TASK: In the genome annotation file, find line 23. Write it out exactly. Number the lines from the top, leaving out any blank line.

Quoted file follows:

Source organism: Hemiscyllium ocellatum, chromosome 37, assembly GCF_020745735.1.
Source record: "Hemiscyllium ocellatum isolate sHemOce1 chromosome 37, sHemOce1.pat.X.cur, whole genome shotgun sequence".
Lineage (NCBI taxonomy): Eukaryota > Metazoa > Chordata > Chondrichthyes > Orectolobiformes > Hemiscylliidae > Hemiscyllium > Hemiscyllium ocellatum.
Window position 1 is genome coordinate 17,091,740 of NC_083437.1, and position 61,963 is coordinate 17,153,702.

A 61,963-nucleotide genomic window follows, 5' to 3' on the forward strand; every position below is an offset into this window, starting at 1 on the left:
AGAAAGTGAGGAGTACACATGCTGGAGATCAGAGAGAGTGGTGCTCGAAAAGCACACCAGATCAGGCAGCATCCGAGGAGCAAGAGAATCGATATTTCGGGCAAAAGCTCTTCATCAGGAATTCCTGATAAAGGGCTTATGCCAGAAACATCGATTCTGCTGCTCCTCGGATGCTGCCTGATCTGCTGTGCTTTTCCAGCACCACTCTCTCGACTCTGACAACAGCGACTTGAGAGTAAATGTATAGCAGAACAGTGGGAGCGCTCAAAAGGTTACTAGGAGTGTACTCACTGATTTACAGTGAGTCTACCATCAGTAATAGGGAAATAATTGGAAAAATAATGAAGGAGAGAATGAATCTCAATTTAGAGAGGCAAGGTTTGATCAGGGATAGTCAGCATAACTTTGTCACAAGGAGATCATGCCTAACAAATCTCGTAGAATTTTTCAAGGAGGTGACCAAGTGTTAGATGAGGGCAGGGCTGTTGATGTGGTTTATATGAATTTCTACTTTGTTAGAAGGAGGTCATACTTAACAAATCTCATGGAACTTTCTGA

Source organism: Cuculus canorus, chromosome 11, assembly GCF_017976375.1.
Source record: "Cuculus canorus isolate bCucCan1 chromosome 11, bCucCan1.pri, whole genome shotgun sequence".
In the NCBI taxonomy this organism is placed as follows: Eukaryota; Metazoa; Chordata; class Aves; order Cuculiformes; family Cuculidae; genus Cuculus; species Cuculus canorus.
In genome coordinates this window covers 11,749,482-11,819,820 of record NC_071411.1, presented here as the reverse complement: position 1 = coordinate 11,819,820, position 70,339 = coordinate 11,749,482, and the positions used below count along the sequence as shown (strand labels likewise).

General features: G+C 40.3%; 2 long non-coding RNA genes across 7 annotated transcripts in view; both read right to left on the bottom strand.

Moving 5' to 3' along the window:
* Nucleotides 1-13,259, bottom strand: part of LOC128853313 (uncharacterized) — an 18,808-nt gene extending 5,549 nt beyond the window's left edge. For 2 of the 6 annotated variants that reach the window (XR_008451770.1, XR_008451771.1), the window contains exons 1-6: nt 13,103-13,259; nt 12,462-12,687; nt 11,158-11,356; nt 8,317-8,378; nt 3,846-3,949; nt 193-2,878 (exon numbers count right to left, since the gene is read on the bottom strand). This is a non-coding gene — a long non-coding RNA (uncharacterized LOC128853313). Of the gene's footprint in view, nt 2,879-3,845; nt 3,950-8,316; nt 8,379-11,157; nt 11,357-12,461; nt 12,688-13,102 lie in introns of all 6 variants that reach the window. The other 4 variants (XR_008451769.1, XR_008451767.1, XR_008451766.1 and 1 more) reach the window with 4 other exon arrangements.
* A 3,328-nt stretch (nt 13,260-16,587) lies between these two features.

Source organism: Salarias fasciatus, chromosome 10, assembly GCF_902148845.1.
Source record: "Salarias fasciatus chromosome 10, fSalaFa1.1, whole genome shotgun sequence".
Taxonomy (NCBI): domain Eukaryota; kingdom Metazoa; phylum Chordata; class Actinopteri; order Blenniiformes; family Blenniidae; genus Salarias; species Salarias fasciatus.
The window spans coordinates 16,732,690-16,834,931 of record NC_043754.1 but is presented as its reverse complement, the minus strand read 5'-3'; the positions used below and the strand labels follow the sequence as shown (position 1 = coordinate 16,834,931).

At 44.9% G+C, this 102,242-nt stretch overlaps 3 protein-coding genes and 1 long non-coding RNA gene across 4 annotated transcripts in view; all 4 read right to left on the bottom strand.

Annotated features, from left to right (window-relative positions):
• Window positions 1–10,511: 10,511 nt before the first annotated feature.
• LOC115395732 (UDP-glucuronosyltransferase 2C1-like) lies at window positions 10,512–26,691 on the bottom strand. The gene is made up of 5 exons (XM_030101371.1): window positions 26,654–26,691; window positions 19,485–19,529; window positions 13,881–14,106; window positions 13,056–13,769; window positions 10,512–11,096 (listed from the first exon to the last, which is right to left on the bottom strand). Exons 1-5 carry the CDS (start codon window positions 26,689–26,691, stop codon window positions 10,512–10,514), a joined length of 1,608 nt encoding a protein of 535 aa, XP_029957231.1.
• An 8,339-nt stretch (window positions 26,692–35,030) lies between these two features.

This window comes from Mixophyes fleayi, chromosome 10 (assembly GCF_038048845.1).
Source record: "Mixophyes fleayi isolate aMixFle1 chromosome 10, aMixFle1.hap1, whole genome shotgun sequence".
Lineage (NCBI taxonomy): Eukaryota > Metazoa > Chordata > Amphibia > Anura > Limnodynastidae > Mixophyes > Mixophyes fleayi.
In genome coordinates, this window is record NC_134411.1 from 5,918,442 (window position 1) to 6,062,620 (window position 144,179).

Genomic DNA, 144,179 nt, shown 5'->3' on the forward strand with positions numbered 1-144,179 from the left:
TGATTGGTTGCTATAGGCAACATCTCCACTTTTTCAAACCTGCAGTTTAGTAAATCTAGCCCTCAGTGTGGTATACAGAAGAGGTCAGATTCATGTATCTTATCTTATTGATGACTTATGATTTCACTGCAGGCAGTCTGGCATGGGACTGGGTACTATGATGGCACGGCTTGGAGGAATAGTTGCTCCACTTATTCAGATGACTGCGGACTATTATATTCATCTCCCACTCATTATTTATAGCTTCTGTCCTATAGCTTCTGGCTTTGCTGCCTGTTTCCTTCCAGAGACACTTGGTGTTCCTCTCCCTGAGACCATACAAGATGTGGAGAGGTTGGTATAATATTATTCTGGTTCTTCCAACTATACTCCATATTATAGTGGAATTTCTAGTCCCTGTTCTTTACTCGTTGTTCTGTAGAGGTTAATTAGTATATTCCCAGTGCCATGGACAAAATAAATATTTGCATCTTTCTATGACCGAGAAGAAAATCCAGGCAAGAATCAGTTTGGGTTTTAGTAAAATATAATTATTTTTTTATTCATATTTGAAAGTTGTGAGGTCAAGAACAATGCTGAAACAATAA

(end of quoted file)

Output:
• An 8,339-nt stretch (window positions 26,692–35,030) lies between these two features.